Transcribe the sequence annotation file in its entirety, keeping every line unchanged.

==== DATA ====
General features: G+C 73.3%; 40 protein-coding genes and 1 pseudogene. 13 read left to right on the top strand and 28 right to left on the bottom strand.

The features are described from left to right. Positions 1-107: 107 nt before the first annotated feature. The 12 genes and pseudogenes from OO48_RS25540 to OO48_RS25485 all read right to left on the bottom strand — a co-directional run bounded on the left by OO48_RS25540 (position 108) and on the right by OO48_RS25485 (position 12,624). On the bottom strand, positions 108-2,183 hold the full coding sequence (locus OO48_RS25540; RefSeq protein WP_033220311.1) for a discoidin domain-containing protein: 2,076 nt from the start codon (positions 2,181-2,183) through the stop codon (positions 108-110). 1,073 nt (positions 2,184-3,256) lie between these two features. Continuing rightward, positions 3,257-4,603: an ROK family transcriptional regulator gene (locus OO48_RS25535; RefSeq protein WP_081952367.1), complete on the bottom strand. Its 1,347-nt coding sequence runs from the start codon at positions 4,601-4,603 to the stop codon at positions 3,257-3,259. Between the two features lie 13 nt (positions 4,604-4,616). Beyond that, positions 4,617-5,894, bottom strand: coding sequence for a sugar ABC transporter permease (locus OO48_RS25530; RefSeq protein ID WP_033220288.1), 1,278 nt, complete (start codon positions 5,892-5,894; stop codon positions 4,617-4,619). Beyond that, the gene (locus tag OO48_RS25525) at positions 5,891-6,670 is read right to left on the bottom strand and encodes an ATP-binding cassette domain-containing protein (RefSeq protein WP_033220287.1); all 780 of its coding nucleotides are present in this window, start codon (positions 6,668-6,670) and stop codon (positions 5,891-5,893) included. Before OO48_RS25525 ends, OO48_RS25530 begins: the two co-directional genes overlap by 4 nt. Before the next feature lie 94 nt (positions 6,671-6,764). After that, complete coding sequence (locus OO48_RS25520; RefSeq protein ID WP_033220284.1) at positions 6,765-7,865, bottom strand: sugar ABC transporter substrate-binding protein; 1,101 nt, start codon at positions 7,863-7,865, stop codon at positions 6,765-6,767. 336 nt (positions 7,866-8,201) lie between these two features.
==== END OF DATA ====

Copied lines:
General features: G+C 73.3%; 40 protein-coding genes and 1 pseudogene. 13 read left to right on the top strand and 28 right to left on the bottom strand.

The features are described from left to right. Positions 1-107: 107 nt before the first annotated feature. The 12 genes and pseudogenes from OO48_RS25540 to OO48_RS25485 all read right to left on the bottom strand — a co-directional run bounded on the left by OO48_RS25540 (position 108) and on the right by OO48_RS25485 (position 12,624). On the bottom strand, positions 108-2,183 hold the full coding sequence (locus OO48_RS25540; RefSeq protein WP_033220311.1) for a discoidin domain-containing protein: 2,076 nt from the start codon (positions 2,181-2,183) through the stop codon (positions 108-110). 1,073 nt (positions 2,184-3,256) lie between these two features. Continuing rightward, positions 3,257-4,603: an ROK family transcriptional regulator gene (locus OO48_RS25535; RefSeq protein WP_081952367.1), complete on the bottom strand. Its 1,347-nt coding sequence runs from the start codon at positions 4,601-4,603 to the stop codon at positions 3,257-3,259. Between the two features lie 13 nt (positions 4,604-4,616). Beyond that, positions 4,617-5,894, bottom strand: coding sequence for a sugar ABC transporter permease (locus OO48_RS25530; RefSeq protein ID WP_033220288.1), 1,278 nt, complete (start codon positions 5,892-5,894; stop codon positions 4,617-4,619). Beyond that, the gene (locus tag OO48_RS25525) at positions 5,891-6,670 is read right to left on the bottom strand and encodes an ATP-binding cassette domain-containing protein (RefSeq protein WP_033220287.1); all 780 of its coding nucleotides are present in this window, start codon (positions 6,668-6,670) and stop codon (positions 5,891-5,893) included. Before OO48_RS25525 ends, OO48_RS25530 begins: the two co-directional genes overlap by 4 nt. Before the next feature lie 94 nt (positions 6,671-6,764). After that, complete coding sequence (locus OO48_RS25520; RefSeq protein ID WP_033220284.1) at positions 6,765-7,865, bottom strand: sugar ABC transporter substrate-binding protein; 1,101 nt, start codon at positions 7,863-7,865, stop codon at positions 6,765-6,767. 336 nt (positions 7,866-8,201) lie between these two features.